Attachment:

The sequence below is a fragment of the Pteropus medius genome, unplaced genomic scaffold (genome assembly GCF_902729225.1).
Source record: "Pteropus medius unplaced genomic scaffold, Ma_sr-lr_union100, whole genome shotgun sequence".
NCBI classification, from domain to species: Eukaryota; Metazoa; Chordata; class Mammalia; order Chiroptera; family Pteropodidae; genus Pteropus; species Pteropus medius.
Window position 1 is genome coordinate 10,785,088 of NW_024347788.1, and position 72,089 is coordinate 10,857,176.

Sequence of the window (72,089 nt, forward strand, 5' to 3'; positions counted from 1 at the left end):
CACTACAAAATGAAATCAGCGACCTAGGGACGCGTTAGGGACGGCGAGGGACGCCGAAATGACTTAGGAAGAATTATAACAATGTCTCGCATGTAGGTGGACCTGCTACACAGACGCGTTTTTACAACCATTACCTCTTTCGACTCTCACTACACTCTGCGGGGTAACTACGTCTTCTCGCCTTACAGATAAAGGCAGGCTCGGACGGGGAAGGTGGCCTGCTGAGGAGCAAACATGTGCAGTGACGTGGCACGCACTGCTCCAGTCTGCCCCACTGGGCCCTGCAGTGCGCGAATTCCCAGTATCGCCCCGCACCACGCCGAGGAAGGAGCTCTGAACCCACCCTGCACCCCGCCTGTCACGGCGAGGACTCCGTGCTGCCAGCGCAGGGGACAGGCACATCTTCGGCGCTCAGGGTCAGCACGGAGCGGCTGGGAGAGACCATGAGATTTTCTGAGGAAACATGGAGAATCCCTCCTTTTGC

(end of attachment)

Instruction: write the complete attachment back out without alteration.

The sequence below is a fragment of the Pteropus medius genome, unplaced genomic scaffold (genome assembly GCF_902729225.1).
Source record: "Pteropus medius unplaced genomic scaffold, Ma_sr-lr_union100, whole genome shotgun sequence".
NCBI classification, from domain to species: Eukaryota; Metazoa; Chordata; class Mammalia; order Chiroptera; family Pteropodidae; genus Pteropus; species Pteropus medius.
Window position 1 is genome coordinate 10,785,088 of NW_024347788.1, and position 72,089 is coordinate 10,857,176.

Sequence of the window (72,089 nt, forward strand, 5' to 3'; positions counted from 1 at the left end):
CACTACAAAATGAAATCAGCGACCTAGGGACGCGTTAGGGACGGCGAGGGACGCCGAAATGACTTAGGAAGAATTATAACAATGTCTCGCATGTAGGTGGACCTGCTACACAGACGCGTTTTTACAACCATTACCTCTTTCGACTCTCACTACACTCTGCGGGGTAACTACGTCTTCTCGCCTTACAGATAAAGGCAGGCTCGGACGGGGAAGGTGGCCTGCTGAGGAGCAAACATGTGCAGTGACGTGGCACGCACTGCTCCAGTCTGCCCCACTGGGCCCTGCAGTGCGCGAATTCCCAGTATCGCCCCGCACCACGCCGAGGAAGGAGCTCTGAACCCACCCTGCACCCCGCCTGTCACGGCGAGGACTCCGTGCTGCCAGCGCAGGGGACAGGCACATCTTCGGCGCTCAGGGTCAGCACGGAGCGGCTGGGAGAGACCATGAGATTTTCTGAGGAAACATGGAGAATCCCTCCTTTTGC